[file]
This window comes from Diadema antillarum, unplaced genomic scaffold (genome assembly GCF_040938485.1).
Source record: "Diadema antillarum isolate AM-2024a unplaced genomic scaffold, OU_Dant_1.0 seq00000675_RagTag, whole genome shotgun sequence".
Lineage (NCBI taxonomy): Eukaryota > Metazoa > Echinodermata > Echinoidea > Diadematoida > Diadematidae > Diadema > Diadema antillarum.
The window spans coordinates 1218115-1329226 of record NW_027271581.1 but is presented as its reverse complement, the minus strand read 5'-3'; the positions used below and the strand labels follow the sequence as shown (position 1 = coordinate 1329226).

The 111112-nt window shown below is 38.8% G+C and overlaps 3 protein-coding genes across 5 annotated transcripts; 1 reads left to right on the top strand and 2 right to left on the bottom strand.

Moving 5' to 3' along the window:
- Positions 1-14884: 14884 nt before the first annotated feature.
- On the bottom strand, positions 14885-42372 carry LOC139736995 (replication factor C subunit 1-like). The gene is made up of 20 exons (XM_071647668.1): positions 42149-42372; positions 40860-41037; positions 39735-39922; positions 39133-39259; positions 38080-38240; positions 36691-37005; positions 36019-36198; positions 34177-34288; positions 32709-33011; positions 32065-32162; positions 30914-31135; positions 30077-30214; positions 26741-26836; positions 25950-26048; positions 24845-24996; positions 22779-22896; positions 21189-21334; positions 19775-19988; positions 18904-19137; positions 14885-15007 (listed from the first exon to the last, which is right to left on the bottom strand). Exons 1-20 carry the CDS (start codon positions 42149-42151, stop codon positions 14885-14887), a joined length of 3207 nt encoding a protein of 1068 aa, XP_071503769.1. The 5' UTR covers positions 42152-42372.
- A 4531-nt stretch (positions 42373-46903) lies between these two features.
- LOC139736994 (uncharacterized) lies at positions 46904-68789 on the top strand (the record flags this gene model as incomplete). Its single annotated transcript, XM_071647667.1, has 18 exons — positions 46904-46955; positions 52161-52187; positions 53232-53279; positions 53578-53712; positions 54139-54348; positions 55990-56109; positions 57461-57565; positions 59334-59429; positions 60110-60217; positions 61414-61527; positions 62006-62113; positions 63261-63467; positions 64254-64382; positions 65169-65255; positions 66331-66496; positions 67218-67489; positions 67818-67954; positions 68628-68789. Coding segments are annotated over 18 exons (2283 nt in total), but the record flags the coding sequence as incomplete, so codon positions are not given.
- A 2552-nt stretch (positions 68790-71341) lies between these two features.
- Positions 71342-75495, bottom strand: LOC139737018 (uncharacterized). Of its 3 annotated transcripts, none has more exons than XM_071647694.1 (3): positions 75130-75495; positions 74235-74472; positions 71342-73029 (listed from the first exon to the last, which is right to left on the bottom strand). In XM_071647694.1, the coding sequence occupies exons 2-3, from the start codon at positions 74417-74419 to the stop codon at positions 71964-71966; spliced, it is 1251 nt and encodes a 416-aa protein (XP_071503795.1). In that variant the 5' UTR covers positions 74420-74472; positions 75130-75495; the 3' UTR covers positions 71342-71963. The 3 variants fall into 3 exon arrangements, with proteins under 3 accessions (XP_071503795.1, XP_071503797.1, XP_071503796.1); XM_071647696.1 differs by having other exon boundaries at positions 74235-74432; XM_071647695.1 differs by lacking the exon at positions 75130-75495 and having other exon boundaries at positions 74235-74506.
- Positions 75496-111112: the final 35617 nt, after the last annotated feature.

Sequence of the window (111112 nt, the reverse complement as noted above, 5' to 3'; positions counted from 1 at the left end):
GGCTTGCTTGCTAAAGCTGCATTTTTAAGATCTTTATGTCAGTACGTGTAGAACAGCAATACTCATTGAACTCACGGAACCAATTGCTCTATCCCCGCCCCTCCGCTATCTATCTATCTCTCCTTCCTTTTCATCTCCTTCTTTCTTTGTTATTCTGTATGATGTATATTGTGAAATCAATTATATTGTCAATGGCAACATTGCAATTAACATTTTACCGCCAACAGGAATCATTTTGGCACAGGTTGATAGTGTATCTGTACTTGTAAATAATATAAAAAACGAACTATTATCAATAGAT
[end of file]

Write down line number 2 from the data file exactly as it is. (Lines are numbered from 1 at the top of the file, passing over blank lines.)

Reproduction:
Source record: "Diadema antillarum isolate AM-2024a unplaced genomic scaffold, OU_Dant_1.0 seq00000675_RagTag, whole genome shotgun sequence".